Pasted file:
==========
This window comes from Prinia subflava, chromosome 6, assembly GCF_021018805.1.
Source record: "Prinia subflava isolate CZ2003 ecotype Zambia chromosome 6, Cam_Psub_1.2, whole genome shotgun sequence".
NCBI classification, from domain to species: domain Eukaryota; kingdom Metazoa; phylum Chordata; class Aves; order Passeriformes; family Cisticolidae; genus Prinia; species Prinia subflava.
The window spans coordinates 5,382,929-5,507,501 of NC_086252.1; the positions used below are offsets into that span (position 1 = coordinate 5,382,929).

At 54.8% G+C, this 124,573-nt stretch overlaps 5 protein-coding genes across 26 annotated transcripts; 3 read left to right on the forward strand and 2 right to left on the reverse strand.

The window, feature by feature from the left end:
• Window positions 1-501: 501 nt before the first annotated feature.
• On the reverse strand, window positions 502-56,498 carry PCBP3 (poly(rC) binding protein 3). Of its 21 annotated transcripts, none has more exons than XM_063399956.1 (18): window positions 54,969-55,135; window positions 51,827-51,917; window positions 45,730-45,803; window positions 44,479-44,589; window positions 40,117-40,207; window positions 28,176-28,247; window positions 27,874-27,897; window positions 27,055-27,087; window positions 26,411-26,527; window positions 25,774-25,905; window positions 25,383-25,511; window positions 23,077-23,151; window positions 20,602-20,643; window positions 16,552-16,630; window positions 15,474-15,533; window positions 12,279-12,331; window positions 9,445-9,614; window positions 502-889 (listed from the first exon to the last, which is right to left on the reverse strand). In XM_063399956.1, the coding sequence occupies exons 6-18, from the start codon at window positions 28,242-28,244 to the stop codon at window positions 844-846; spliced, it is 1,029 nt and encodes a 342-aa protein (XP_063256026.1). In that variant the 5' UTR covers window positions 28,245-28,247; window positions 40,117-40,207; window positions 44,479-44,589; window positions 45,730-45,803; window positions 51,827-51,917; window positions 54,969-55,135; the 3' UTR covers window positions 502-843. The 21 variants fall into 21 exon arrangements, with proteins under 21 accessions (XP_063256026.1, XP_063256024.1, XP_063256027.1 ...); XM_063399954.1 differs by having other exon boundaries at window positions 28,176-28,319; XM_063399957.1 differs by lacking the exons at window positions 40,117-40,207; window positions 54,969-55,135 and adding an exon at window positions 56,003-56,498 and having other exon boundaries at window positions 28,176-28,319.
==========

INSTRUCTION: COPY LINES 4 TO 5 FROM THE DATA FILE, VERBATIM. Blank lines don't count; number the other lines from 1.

The window spans coordinates 5,382,929-5,507,501 of NC_086252.1; the positions used below are offsets into that span (position 1 = coordinate 5,382,929).

At 54.8% G+C, this 124,573-nt stretch overlaps 5 protein-coding genes across 26 annotated transcripts; 3 read left to right on the forward strand and 2 right to left on the reverse strand.